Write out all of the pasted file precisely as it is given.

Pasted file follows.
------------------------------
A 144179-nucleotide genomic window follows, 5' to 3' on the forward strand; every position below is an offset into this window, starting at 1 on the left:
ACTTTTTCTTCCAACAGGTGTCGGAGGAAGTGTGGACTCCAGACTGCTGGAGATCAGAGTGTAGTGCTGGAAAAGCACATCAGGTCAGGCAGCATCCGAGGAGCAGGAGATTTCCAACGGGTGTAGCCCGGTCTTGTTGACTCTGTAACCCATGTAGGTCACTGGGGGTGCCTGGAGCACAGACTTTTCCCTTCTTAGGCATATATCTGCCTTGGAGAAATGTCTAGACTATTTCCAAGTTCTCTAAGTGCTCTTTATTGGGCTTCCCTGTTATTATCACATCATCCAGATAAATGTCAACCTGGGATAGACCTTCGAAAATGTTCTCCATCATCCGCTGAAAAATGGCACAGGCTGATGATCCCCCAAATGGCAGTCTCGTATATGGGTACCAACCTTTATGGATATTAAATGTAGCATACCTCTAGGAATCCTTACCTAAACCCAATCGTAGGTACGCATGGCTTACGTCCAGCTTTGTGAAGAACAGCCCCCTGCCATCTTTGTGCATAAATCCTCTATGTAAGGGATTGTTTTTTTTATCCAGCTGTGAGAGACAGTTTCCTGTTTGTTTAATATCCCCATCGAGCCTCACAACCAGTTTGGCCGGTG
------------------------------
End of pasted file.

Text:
A 144179-nucleotide genomic window follows, 5' to 3' on the forward strand; every position below is an offset into this window, starting at 1 on the left:
ACTTTTTCTTCCAACAGGTGTCGGAGGAAGTGTGGACTCCAGACTGCTGGAGATCAGAGTGTAGTGCTGGAAAAGCACATCAGGTCAGGCAGCATCCGAGGAGCAGGAGATTTCCAACGGGTGTAGCCCGGTCTTGTTGACTCTGTAACCCATGTAGGTCACTGGGGGTGCCTGGAGCACAGACTTTTCCCTTCTTAGGCATATATCTGCCTTGGAGAAATGTCTAGACTATTTCCAAGTTCTCTAAGTGCTCTTTATTGGGCTTCCCTGTTATTATCACATCATCCAGATAAATGTCAACCTGGGATAGACCTTCGAAAATGTTCTCCATCATCCGCTGAAAAATGGCACAGGCTGATGATCCCCCAAATGGCAGTCTCGTATATGGGTACCAACCTTTATGGATATTAAATGTAGCATACCTCTAGGAATCCTTACCTAAACCCAATCGTAGGTACGCATGGCTTACGTCCAGCTTTGTGAAGAACAGCCCCCTGCCATCTTTGTGCATAAATCCTCTATGTAAGGGATTGTTTTTTTTATCCAGCTGTGAGAGACAGTTTCCTGTTTGTTTAATATCCCCATCGAGCCTCACAACCAGTTTGGCCGGTG